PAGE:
Premium phones are more popular than ever and Apple’s destroying the competition
Almost two-thirds of all premium smartphones were iPhones
New data coming from a Counterpoint Research report reveals that Apple’s iPhone line accounted for an outstanding 62% of worldwide premium smartphone sales in the quarter ended March. In other words, close to two-thirds of every premium smartphone sold was an iPhone. A premium smartphone is classed as any device priced at $400 or above, meaning products like the Galaxy A53 5G and iPhone SE are included.Compared to Q1 2021 when the Cupertino giant was riding high on the iPhone 12 and 5G wave, Apple’s share is up five percentage points and the gap with rivals like Samsung and Xiaomi has only gotten wider.
So what do these numbers represent? For one, they mark the second consecutive quarter where Apple’s share is above 60%. They also represent the iPhone’s highest Q1 result since 2017, when the iPhone 7 was considered new, and the iPhone X was simply a rumor.
On an individual device basis, the iPhone 13 — currently the world’s best-selling smartphone — absolutely obliterated its rivals. Almost one-in-four purchases can be attributed to the model, with its share standing at 23% for the quarter.
The iPhone 13 Pro Max followed in second place with an additional 13% share and the smaller iPhone 13 Pro accounted for 9% of global sales. Combined, these three iPhone 13 models represented 45% of the premium market. Throw in the iPhone 12 and Apple’s four most popular iPhones accounted for 53% of sales. The remaining share was presumably split between older models like the iPhone 11 and less popular ones like the iPhone 13 mini.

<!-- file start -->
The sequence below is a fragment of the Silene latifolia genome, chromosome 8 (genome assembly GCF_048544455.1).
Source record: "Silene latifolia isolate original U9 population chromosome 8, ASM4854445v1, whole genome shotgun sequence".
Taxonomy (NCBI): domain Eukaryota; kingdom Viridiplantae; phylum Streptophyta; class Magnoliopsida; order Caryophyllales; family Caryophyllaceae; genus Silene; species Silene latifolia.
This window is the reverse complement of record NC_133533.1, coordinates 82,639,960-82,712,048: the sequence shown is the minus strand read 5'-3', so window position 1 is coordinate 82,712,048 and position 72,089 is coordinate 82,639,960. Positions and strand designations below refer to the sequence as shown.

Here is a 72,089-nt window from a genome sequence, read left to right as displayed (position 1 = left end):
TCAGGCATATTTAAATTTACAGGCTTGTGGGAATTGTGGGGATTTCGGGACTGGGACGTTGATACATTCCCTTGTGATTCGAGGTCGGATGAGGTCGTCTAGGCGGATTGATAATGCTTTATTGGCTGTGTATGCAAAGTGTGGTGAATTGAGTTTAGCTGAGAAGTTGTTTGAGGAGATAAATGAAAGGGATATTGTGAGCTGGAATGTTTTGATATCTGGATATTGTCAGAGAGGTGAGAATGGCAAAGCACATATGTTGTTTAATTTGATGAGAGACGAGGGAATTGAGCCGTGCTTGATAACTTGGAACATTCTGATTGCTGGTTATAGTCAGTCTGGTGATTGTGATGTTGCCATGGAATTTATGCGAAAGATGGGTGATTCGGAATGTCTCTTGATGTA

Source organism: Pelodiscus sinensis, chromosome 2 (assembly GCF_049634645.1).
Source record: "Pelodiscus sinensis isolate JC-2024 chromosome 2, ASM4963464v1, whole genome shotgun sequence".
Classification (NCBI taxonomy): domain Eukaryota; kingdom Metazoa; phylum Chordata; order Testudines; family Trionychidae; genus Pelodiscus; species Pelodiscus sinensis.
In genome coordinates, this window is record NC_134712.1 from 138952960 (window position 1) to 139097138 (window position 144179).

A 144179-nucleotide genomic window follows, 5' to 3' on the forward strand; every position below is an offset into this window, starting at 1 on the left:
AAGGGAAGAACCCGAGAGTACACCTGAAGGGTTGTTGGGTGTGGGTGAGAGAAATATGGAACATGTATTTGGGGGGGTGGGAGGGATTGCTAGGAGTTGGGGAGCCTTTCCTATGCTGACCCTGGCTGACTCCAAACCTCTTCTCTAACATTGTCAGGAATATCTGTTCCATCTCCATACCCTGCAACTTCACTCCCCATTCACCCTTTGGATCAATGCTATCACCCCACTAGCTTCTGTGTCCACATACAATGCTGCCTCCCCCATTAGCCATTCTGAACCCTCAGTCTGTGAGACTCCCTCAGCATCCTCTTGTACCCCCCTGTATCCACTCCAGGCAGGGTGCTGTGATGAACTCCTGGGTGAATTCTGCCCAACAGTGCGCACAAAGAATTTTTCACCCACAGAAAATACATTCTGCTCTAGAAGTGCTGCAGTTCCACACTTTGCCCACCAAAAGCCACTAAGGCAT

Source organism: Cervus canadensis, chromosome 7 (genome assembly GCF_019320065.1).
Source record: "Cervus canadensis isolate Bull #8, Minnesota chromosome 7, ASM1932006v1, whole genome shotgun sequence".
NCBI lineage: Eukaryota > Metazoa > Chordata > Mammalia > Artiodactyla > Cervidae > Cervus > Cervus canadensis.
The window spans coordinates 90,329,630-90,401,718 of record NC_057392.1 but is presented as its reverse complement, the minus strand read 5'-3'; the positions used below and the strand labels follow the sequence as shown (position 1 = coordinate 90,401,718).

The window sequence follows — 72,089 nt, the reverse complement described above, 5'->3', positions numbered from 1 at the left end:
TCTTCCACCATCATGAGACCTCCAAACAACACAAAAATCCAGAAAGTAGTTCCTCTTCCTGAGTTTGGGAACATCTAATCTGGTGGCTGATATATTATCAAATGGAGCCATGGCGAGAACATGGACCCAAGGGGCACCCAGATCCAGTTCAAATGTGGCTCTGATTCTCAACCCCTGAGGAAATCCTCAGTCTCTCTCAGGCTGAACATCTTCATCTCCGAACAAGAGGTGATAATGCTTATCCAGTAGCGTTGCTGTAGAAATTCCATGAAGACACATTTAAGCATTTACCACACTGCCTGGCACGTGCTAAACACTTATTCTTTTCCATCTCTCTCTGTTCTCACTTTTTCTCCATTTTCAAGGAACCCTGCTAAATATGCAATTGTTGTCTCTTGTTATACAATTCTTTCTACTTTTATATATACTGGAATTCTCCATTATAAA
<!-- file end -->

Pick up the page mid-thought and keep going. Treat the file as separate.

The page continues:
The Galaxy S22 Ultra was the best-selling Android flagship
As is usually the case, Samsung was found to be the second biggest brand in the premium segment. Galaxy devices accounted for 16% of global sales, down slightly from the 18% share it captured in Q1 2021. That decline isn’t because Samsung’s smartphones are less popular, though. It can instead be attributed to the later Galaxy S22 series launch, with the Ultra model hitting shelves in late February and the other two following in March.
But that late launch wasn’t enough to stop the Galaxy S22 Ultra. It leapfrogged the competition with one month of sales to become the most popular Android flagship in the world, capturing a 3% market share in the process.
Xiaomi replaced Huawei as the third biggest brand
At one point it looked like Huawei was unstoppable, with the brand slowly eating away at Samsung and Apple’s share over several years. This came to a radical halt in 2018 and in Q1 2022 Xiaomi officially replaced it as the third biggest premium brand. It has slowly been gaining popularity in and outside of China thanks to consistent launches. The same can be said about Oppo and Vivo, which have started to focus heavily on Europe with recent launches.
As for the overall premium smartphone market, it’s only growing in dominance. It now accounts for 29% of shipments and 65% of the industry’s profits, compared to 18% and 46% respectively five years ago. The most expensive devices are only becoming more popular too. Products priced above $1,000 now account for almost 30% of premium sales, up from under 10% only twelve months ago.